The China Banking and Insurance Regulatory Commission's (CBIRC) nod comes as the world's second-largest economy opens up its giant financial sector to investments from foreign players, allowing them to collaborate with domestic banks. Goldman Sachs ICBC Wealth Management, set up in May last year with a 51% funding contribution from U.S. banking giant Goldman and 49% by ICBC, will now offer a broad range of investment products to the Chinese market over time, including quantitative investment strategies.
A Zimbabwean company that had been banking on Chinese financing to build a major coal-fired power plant says it is now looking for alternative backers as China pulls back on funding such projects overseas. The effort by RioZim Ltd, one of Zimbabwe's biggest mining and energy companies, reflects how China's recent U-turn on foreign coal financing is forcing developing nations across Africa and Asia to rethink their energy plans. China, which had been a top funder of coal power projects around the globe, announced in September it would not build new coal projects abroad as part of efforts to curb future carbon emissions.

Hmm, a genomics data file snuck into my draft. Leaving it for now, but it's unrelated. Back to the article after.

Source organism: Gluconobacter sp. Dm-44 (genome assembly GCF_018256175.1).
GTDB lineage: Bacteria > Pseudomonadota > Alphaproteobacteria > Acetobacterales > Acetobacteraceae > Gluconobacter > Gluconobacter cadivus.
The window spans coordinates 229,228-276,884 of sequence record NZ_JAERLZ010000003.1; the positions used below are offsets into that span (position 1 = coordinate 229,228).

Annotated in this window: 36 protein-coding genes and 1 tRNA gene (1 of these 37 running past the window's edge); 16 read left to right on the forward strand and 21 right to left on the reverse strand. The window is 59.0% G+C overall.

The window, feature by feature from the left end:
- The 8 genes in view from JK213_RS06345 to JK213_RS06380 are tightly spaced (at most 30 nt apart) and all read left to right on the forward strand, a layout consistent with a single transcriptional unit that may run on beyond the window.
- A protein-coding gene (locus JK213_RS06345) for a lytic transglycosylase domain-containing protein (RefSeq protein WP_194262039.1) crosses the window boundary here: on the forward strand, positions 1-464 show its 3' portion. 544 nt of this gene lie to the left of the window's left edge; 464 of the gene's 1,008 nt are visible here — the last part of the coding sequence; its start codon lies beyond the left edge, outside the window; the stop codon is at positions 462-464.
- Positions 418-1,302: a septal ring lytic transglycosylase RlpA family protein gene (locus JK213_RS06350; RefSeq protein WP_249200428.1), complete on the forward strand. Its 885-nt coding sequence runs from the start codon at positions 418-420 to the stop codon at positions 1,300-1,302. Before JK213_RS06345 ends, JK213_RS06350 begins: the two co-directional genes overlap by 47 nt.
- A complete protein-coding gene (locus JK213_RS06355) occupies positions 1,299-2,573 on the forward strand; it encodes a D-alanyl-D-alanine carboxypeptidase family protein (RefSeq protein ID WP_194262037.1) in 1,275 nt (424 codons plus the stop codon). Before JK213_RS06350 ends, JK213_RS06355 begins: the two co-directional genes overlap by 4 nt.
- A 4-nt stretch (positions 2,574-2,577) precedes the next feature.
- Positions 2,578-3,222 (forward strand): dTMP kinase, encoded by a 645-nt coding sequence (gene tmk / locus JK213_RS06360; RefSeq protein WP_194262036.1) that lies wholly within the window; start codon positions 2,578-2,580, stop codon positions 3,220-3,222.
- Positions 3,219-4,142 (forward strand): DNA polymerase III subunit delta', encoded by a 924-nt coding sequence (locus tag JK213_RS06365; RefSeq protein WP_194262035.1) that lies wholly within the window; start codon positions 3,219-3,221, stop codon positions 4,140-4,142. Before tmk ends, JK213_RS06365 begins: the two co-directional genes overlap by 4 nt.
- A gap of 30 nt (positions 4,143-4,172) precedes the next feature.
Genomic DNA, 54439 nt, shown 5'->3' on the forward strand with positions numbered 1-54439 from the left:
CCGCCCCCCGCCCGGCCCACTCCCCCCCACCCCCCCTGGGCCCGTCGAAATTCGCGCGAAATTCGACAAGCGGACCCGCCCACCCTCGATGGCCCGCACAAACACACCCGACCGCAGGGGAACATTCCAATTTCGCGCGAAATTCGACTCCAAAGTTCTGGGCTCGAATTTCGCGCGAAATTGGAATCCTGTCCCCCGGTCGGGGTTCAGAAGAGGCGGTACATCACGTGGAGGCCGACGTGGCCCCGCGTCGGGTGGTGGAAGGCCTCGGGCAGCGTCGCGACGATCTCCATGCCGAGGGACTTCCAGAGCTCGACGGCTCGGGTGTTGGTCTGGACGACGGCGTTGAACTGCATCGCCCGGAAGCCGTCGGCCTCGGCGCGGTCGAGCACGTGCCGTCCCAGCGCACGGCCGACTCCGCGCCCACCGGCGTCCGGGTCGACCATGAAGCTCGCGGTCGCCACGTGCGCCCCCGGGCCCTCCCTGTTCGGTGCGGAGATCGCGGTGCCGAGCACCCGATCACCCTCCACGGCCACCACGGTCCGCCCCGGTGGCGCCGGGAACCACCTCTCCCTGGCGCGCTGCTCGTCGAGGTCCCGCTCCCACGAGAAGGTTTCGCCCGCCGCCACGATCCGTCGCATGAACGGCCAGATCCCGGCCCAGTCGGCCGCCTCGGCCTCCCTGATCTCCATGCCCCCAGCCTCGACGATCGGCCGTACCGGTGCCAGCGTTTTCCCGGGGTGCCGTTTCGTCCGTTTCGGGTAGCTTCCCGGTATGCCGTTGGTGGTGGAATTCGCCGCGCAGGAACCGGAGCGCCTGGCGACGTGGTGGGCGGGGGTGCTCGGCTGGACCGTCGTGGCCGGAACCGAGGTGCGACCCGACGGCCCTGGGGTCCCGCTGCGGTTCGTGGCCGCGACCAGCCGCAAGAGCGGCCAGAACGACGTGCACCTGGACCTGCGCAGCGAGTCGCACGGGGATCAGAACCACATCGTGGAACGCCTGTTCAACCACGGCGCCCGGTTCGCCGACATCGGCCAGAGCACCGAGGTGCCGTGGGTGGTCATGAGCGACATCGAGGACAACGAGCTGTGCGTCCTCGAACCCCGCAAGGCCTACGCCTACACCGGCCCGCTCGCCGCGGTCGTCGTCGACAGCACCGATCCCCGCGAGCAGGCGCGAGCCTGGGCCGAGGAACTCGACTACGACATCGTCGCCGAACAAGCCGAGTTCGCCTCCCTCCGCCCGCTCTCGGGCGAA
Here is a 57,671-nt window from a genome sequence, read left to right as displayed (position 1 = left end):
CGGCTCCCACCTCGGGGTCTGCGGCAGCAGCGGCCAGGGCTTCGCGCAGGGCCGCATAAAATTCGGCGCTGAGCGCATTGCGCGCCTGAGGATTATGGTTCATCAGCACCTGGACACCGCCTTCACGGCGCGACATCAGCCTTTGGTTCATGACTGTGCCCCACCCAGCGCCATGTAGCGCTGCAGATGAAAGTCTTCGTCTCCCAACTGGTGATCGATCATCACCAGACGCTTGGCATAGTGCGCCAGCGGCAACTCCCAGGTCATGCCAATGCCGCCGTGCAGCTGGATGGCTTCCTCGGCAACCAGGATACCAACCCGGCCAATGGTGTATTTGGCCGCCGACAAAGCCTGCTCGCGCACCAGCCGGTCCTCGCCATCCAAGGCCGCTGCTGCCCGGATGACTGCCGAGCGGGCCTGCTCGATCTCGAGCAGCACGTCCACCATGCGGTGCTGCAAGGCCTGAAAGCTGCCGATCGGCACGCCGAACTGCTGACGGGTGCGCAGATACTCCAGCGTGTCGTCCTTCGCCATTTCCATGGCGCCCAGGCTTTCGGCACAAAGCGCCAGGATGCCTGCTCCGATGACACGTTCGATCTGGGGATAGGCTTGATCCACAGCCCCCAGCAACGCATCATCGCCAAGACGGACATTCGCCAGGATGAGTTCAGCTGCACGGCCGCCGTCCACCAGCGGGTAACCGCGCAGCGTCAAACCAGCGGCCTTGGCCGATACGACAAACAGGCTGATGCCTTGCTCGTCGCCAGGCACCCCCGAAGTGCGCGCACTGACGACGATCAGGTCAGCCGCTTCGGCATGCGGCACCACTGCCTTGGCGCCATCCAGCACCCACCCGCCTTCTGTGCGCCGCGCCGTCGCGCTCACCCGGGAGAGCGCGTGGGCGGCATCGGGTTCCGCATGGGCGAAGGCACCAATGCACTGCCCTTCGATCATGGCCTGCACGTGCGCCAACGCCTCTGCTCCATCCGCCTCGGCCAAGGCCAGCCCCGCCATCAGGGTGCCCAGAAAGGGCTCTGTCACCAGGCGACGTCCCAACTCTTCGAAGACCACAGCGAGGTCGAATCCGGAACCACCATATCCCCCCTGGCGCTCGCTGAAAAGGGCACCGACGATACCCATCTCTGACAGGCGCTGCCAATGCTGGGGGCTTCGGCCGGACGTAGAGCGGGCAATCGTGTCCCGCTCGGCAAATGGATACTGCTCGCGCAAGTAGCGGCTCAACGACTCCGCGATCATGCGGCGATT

South Africa's Standard Bank has commenced discussions with the Industrial and Commercial Bank of China (ICBC) around exiting its 40% stake in the two lenders' London-based joint venture ICBC Standard Bank, chief executive officer Sim Tshabalala said on Friday. Standard Bank has been trying to exit the venture, a relic of its failed bid to become a global emerging markets lender, for some time, but been restricted by the terms of its agreement with ICBC.